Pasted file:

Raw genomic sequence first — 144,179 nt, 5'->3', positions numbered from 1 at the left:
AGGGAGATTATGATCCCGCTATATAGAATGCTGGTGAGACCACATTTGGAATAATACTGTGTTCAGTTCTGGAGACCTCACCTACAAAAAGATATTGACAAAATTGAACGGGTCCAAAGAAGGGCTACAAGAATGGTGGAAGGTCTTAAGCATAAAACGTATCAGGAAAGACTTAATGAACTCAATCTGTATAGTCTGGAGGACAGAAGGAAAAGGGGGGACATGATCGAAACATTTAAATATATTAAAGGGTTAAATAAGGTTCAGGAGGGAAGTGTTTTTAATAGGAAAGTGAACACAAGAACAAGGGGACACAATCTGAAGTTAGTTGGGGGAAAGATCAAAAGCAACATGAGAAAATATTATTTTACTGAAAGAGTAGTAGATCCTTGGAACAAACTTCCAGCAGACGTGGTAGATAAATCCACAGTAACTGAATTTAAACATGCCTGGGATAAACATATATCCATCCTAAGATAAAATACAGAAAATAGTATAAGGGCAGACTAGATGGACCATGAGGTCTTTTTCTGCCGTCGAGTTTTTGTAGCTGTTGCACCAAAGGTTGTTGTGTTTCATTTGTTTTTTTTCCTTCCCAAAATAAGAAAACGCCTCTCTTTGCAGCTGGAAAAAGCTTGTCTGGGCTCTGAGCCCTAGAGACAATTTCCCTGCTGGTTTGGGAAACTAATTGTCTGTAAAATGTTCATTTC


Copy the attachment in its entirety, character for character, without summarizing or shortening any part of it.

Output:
Raw genomic sequence first — 144,179 nt, 5'->3', positions numbered from 1 at the left:
AGGGAGATTATGATCCCGCTATATAGAATGCTGGTGAGACCACATTTGGAATAATACTGTGTTCAGTTCTGGAGACCTCACCTACAAAAAGATATTGACAAAATTGAACGGGTCCAAAGAAGGGCTACAAGAATGGTGGAAGGTCTTAAGCATAAAACGTATCAGGAAAGACTTAATGAACTCAATCTGTATAGTCTGGAGGACAGAAGGAAAAGGGGGGACATGATCGAAACATTTAAATATATTAAAGGGTTAAATAAGGTTCAGGAGGGAAGTGTTTTTAATAGGAAAGTGAACACAAGAACAAGGGGACACAATCTGAAGTTAGTTGGGGGAAAGATCAAAAGCAACATGAGAAAATATTATTTTACTGAAAGAGTAGTAGATCCTTGGAACAAACTTCCAGCAGACGTGGTAGATAAATCCACAGTAACTGAATTTAAACATGCCTGGGATAAACATATATCCATCCTAAGATAAAATACAGAAAATAGTATAAGGGCAGACTAGATGGACCATGAGGTCTTTTTCTGCCGTCGAGTTTTTGTAGCTGTTGCACCAAAGGTTGTTGTGTTTCATTTGTTTTTTTTCCTTCCCAAAATAAGAAAACGCCTCTCTTTGCAGCTGGAAAAAGCTTGTCTGGGCTCTGAGCCCTAGAGACAATTTCCCTGCTGGTTTGGGAAACTAATTGTCTGTAAAATGTTCATTTC